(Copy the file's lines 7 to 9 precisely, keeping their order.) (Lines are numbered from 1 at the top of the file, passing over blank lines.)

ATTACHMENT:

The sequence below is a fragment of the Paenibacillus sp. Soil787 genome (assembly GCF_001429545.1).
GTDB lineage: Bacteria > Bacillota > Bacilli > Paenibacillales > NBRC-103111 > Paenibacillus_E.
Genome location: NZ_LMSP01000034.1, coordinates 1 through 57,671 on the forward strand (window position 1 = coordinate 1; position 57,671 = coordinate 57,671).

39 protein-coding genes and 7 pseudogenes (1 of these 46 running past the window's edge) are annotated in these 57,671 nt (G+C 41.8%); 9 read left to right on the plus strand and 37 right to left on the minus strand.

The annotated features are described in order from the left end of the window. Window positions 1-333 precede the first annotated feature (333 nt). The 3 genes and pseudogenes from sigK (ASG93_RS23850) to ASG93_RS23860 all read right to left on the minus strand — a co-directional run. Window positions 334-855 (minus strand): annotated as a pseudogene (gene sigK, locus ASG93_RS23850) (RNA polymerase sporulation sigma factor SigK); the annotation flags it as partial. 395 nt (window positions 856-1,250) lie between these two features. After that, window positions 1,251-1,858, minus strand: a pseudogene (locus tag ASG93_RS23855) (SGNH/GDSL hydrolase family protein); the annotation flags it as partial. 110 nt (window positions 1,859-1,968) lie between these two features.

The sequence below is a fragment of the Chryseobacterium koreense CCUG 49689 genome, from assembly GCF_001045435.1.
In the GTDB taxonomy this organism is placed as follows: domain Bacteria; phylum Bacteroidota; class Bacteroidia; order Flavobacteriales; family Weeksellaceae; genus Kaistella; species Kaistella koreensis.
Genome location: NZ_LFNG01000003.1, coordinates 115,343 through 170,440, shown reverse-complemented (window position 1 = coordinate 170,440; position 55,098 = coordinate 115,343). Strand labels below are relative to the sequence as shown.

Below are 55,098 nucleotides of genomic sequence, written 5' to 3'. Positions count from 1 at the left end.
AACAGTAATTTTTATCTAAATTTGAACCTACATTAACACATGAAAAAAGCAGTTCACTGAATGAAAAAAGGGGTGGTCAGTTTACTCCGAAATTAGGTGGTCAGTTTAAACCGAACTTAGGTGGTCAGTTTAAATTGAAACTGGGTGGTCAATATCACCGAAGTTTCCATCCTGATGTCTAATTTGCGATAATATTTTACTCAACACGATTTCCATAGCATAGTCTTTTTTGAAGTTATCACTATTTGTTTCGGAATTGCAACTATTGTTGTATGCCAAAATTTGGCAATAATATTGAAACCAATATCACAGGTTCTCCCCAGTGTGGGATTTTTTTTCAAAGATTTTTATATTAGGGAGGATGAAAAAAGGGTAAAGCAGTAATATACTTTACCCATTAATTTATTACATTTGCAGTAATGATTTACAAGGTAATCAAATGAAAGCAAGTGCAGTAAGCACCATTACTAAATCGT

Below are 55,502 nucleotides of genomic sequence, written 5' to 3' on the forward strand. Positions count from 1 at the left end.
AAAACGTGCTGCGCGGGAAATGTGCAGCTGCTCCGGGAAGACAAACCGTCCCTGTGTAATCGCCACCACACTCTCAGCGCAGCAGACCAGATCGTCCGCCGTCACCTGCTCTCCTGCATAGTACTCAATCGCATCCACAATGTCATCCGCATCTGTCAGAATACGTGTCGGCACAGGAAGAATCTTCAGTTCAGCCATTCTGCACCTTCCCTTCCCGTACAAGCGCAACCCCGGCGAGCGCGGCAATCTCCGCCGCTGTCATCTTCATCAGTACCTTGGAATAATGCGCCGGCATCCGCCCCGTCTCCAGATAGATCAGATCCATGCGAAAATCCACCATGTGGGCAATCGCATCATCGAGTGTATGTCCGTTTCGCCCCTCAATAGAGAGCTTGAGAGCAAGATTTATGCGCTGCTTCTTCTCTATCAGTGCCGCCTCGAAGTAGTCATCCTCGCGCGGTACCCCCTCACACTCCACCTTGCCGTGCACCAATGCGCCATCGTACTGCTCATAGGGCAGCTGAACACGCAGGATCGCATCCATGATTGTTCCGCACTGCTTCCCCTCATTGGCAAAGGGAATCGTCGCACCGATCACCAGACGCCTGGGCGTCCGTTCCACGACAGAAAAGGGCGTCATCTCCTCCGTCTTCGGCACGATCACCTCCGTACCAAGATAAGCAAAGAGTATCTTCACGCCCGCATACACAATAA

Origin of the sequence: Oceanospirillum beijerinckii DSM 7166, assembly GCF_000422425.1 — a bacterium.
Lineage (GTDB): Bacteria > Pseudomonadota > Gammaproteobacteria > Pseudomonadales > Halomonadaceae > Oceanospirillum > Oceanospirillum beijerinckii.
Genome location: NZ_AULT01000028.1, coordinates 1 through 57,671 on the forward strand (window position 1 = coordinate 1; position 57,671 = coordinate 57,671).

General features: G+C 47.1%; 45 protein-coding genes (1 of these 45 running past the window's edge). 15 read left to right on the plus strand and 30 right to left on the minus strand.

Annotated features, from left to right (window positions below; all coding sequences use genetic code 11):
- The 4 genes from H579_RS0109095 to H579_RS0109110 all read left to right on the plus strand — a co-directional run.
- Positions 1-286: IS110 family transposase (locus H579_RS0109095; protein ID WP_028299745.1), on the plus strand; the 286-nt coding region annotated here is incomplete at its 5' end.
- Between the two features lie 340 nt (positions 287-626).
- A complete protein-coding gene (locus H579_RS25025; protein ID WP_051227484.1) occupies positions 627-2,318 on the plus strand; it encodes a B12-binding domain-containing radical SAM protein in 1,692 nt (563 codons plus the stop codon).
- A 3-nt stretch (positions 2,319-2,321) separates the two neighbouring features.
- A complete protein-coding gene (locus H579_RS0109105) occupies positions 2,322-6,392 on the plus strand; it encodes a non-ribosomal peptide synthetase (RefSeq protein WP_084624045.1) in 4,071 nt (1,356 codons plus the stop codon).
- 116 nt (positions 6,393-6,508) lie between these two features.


In the GTDB taxonomy this organism is placed as follows: domain Bacteria; phylum Bacteroidota; class Bacteroidia; order Flavobacteriales; family Weeksellaceae; genus Kaistella; species Kaistella koreensis.
Genome location: NZ_LFNG01000003.1, coordinates 115,343 through 170,440, shown reverse-complemented (window position 1 = coordinate 170,440; position 55,098 = coordinate 115,343). Strand labels below are relative to the sequence as shown.

Below are 55,098 nucleotides of genomic sequence, written 5' to 3'. Positions count from 1 at the left end.